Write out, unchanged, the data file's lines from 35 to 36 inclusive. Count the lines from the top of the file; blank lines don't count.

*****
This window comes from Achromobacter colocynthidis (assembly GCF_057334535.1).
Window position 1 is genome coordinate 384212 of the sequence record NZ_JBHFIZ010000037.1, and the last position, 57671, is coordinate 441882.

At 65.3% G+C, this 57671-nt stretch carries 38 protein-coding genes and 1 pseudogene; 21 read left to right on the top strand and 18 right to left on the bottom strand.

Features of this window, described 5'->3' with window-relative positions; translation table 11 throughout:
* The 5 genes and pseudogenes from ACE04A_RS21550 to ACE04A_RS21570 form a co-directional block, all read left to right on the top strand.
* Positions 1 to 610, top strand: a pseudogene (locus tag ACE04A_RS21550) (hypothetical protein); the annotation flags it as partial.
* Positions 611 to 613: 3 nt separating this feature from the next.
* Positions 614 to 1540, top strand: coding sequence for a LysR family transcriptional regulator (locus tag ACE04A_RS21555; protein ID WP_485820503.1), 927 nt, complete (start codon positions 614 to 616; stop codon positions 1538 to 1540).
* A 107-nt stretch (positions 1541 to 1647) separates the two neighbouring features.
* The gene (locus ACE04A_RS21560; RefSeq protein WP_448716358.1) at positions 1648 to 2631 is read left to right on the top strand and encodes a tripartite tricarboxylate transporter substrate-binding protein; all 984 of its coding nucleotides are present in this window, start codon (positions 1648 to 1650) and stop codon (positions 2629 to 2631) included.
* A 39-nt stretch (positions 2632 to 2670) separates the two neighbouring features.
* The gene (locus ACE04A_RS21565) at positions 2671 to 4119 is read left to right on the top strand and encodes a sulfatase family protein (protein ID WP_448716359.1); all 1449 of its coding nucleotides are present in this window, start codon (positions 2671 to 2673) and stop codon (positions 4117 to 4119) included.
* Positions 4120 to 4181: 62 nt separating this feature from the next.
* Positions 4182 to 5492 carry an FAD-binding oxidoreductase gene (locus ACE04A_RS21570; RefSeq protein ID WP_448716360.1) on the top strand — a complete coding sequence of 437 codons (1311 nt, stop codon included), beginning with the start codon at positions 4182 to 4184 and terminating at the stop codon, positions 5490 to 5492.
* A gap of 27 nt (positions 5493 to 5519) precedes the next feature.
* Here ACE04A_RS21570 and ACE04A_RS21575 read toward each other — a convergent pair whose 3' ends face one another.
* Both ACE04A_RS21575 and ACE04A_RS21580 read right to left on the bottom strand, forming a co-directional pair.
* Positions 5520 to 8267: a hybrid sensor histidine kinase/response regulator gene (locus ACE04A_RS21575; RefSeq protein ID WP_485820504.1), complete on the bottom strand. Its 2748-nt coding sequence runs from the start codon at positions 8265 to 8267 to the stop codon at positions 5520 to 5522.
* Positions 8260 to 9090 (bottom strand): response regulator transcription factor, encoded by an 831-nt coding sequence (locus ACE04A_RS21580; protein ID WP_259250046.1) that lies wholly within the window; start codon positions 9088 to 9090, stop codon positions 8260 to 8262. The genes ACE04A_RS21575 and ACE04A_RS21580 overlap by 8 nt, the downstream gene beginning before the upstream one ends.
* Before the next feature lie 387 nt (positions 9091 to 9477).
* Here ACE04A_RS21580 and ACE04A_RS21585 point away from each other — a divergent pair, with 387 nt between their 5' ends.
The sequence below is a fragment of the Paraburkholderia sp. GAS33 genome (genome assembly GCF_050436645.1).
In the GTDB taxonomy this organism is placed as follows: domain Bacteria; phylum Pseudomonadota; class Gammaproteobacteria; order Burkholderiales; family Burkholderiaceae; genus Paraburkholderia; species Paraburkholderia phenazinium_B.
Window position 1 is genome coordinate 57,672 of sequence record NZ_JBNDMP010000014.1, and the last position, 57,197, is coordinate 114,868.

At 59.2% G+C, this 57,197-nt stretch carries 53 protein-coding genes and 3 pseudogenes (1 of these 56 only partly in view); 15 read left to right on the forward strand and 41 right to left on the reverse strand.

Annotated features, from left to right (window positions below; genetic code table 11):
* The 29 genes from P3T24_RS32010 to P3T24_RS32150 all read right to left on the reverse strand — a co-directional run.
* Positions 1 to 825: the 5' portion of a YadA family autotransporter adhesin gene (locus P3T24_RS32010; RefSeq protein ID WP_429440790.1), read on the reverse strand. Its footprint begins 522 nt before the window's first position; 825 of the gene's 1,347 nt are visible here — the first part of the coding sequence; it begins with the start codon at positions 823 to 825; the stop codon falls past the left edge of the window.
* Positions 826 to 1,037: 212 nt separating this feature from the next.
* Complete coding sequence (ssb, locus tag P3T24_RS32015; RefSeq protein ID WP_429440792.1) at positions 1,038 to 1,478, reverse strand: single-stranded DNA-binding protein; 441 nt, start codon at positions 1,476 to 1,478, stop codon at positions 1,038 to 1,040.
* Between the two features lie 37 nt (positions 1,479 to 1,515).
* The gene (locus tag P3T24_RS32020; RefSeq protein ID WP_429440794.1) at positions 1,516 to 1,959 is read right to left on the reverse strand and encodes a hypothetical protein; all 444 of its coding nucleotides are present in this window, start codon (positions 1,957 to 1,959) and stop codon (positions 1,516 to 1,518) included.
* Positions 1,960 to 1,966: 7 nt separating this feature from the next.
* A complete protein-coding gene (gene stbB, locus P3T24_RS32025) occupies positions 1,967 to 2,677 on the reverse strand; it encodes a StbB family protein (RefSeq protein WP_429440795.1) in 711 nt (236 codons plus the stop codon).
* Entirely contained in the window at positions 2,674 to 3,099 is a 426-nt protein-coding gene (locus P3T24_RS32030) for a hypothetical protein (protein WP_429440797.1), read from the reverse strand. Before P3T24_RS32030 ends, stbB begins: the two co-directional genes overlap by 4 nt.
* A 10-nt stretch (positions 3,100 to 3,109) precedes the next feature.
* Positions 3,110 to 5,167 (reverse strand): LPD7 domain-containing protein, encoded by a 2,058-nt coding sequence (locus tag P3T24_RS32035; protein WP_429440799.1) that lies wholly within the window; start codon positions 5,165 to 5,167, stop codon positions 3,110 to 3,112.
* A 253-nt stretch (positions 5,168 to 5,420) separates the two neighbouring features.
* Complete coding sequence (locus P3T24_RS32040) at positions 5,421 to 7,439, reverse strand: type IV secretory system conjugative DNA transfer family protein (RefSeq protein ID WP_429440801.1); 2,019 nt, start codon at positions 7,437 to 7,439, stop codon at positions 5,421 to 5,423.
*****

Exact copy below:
* Entirely contained in the window at positions 2,674 to 3,099 is a 426-nt protein-coding gene (locus P3T24_RS32030) for a hypothetical protein (protein WP_429440797.1), read from the reverse strand. Before P3T24_RS32030 ends, stbB begins: the two co-directional genes overlap by 4 nt.
* A 10-nt stretch (positions 3,100 to 3,109) precedes the next feature.